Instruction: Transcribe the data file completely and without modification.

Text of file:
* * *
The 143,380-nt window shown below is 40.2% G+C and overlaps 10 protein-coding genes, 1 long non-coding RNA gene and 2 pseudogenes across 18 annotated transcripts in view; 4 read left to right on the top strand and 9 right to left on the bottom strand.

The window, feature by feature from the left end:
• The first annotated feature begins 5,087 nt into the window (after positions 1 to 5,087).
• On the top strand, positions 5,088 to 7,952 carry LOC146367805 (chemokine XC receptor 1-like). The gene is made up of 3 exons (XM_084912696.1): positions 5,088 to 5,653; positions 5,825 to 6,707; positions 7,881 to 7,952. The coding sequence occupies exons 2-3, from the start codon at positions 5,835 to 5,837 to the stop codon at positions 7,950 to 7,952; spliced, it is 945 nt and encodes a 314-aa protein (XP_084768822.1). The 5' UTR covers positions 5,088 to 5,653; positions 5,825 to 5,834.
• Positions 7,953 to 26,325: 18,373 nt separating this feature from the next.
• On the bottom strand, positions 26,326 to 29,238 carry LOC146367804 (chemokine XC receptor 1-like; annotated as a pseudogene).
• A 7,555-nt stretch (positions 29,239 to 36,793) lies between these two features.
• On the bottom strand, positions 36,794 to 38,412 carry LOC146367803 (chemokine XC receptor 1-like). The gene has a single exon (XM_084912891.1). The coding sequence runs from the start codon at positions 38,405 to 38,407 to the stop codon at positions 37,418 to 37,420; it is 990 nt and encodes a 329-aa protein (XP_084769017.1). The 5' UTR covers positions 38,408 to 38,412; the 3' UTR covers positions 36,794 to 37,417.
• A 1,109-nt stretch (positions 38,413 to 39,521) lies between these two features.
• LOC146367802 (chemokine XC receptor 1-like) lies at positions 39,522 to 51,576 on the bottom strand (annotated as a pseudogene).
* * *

The 143,380-nt window shown below is 40.2% G+C and overlaps 10 protein-coding genes, 1 long non-coding RNA gene and 2 pseudogenes across 18 annotated transcripts in view; 4 read left to right on the top strand and 9 right to left on the bottom strand.

The window, feature by feature from the left end:
• The first annotated feature begins 5,087 nt into the window (after positions 1 to 5,087).
• On the top strand, positions 5,088 to 7,952 carry LOC146367805 (chemokine XC receptor 1-like). The gene is made up of 3 exons (XM_084912696.1): positions 5,088 to 5,653; positions 5,825 to 6,707; positions 7,881 to 7,952. The coding sequence occupies exons 2-3, from the start codon at positions 5,835 to 5,837 to the stop codon at positions 7,950 to 7,952; spliced, it is 945 nt and encodes a 314-aa protein (XP_084768822.1). The 5' UTR covers positions 5,088 to 5,653; positions 5,825 to 5,834.
• Positions 7,953 to 26,325: 18,373 nt separating this feature from the next.
• On the bottom strand, positions 26,326 to 29,238 carry LOC146367804 (chemokine XC receptor 1-like; annotated as a pseudogene).
• A 7,555-nt stretch (positions 29,239 to 36,793) lies between these two features.
• On the bottom strand, positions 36,794 to 38,412 carry LOC146367803 (chemokine XC receptor 1-like). The gene has a single exon (XM_084912891.1). The coding sequence runs from the start codon at positions 38,405 to 38,407 to the stop codon at positions 37,418 to 37,420; it is 990 nt and encodes a 329-aa protein (XP_084769017.1). The 5' UTR covers positions 38,408 to 38,412; the 3' UTR covers positions 36,794 to 37,417.
• A 1,109-nt stretch (positions 38,413 to 39,521) lies between these two features.
• LOC146367802 (chemokine XC receptor 1-like) lies at positions 39,522 to 51,576 on the bottom strand (annotated as a pseudogene).